Jones and his team already possessed the necessary equipment to jam the Freya arrays, but it was the shorter range tracking radar that was to cause concern. Jones needed to be able to examine a Würzburg set, or at least the essential components of the system. They would have to get their hands on one and the radar site on the cliffs near Bruneval seemed the most promising and accessible after scrutiny of the PR photographs. Jones approached the Director of Combined Operations, Lord Louis Mountbatten requesting that the site at Bruneval be raided and as many of the radar’s essential components be returned to England. This request was agreed by the Chiefs of Staff Committee after a short debate and the planning passed to the Combined Operations planning team. By studying photographs the team soon concluded that the area of coast was too well defended for a commando assault from the sea. It was assessed that casualties would be too heavy and the raiding force would be unable to move up from the beach quickly enough, before the Germans destroyed or moved the equipment. It was decided that an airborne operation had the best chance of success and Mountbatten approached the 1st Airborne Division and No 38 Wing RAF. The two commanders, both air and ground believed that the raiding force and the aircrews could be trained to Operational Performance Standard by the end of February 1942, when conditions would be favourable to mount the Operation.
As with every operational plan, immediate problems became apparent. The RAF’s 38 Wing was still in the process of forming and the aircrews’ training was insufficient to locate such a precise target at night. Therefore, No 151 Squadron commanded by Wing Commander (Wg Cdr) Percy Charles Pickard was chosen to drop the paratroopers. Pickard was a “Star” in the RAF for two main reasons. He had appeared in a propaganda film produced in 1941 as the pilot of Wellington bomber “F for Freddie” in “Target for Tonight.” He was also a highly experienced and decorated pilot, well-versed on many different aircraft types. Group Captain Nigel Norman of 38 Wing was placed in overall command of the operation.
|Wg Cdr Pickard with the paratroopers of the raiding force|
The Airborne Divisional commander, Major-General Fredrick (Boy) Browning was very supportive of the raid and keen to demonstrate the capability of the airborne forces. However, at this time the Division consisted of two battalions and only the 1st Parachute Battalion was fully trained, and Browning wanted to keep this for a larger operation. C Company of the 2nd Battalion led by Major John Frost was chosen to mount the operation, although the Company personnel had not yet completed their parachute training. Frost was initially told that his Company was to mount a demonstration parachute drop for the War Cabinet and Alton Priors an area near Devizes was chosen because it represented the operational area. It had steep hills rising from a canal and Frost was told the actual drop would take place near Dover or on the Isle of White. He was unhappy that his plan for a normal three- platoon structure was overruled and he was told he would have to train on a four-platoon formation. Despite this, Frost threw himself and men into the training programme, which included night embarkation onto landing craft on Loch Fyne, which would later move down to Dorset.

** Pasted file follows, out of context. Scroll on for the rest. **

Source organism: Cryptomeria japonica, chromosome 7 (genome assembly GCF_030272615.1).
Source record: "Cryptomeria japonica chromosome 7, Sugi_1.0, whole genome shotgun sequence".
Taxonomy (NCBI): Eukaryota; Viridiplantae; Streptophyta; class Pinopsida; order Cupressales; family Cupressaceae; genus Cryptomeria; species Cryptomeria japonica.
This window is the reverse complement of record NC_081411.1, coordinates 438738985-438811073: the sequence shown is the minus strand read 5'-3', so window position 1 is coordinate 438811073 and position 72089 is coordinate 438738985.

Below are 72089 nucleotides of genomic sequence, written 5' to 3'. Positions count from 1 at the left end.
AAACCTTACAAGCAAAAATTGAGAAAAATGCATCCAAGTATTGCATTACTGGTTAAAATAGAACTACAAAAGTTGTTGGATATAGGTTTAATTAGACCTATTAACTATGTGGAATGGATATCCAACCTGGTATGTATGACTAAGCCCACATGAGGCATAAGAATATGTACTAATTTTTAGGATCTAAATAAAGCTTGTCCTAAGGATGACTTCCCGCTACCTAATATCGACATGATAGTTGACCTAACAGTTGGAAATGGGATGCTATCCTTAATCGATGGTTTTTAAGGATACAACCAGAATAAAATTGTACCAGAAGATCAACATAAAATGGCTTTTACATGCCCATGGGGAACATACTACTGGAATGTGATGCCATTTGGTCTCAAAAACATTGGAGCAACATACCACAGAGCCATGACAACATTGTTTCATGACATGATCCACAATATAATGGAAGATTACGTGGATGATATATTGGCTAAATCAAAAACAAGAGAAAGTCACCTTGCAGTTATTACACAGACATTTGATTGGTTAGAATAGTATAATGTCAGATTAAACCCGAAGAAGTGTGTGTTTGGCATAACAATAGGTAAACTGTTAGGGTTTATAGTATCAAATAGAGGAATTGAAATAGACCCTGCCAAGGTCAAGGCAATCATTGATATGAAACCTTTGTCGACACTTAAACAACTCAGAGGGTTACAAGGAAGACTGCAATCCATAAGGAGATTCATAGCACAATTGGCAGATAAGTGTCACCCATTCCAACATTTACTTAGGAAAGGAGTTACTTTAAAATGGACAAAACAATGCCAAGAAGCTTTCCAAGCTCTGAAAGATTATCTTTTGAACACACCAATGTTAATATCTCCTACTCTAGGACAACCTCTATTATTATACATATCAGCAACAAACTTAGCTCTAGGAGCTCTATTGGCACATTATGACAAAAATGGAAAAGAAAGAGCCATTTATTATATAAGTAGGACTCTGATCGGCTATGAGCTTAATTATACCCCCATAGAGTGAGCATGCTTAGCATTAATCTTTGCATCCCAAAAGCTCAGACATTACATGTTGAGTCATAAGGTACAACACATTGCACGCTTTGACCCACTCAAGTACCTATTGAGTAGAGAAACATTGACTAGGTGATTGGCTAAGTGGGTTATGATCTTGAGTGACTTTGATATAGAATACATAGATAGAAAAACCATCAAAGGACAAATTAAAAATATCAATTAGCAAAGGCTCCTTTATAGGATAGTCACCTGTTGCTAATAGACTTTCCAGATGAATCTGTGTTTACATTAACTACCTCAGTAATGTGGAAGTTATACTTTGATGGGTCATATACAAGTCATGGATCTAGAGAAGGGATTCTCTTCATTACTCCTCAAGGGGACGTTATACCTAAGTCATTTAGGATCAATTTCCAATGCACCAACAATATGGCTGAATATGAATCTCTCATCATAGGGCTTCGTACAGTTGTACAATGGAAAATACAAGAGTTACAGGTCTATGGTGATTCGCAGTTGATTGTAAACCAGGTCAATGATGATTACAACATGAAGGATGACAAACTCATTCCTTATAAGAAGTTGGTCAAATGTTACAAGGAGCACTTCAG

Frost was eventually told that the demonstration to the War Cabinet was a cover story and that the actual operation was to be in France. The four-unit formation was to allow for the Royal Engineers (RE) who would dismantle the radar unit. During this period of aggressive training, Frost met Wg Cdr Pickard, Commander Cook of the Royal Australian Navy who would command the embarkation craft, the men of No 12 Commando who would cover the embarkation and withdrawal phase and Flight Sergeant Cox, an RAF radar technician who had volunteered to join C Company to identify the essential components to be dismantled on the radar set. Frost wanted Cox to have an RE uniform so he wouldn’t receive special attention if captured, but the War Office refused and Cox jumped in his blue serge battledress with a borrowed Denison smock.
During the training period, members of the French Resistance made covert observations of the Bruneval radar site, noting troop numbers, dispositions and routine. The site was manned by around 30 Luftwaffe personnel and up to 100 guards, located in various buildings around the site, in an area known as La Presbytere. There was an additional platoon based in Bruneval itself to man the beach and cliff defences and a larger reserve was based inland at an hour’s notice to move. Because of these latest intelligence reports, Frost decided to split the raiding force into five teams: Jellicoe, Nelson, Hardy, Rodney and Drake. “Nelson” was to clear and hold the defensive positions overlooking the embarkation beach. “Jellicoe,” “Hardy” and “Drake” were to attack the radar site and villa, while “Rodney” would block any attempt by the Germans to reinforce and counter-attack.
The raid had to be mounted in conditions of a full moon for navigation of both the aircraft and the landing craft. There had been problems training for the embarkation phase; landing craft became grounded or went to the wrong beach, the paratroopers got lost or blundered into mine fields, but Combined Operations are notoriously difficult to coordinate. Nevertheless, Frost and Pickard were satisfied with the training and the final green light for the raid was given by General Browning to Group Captain Norman.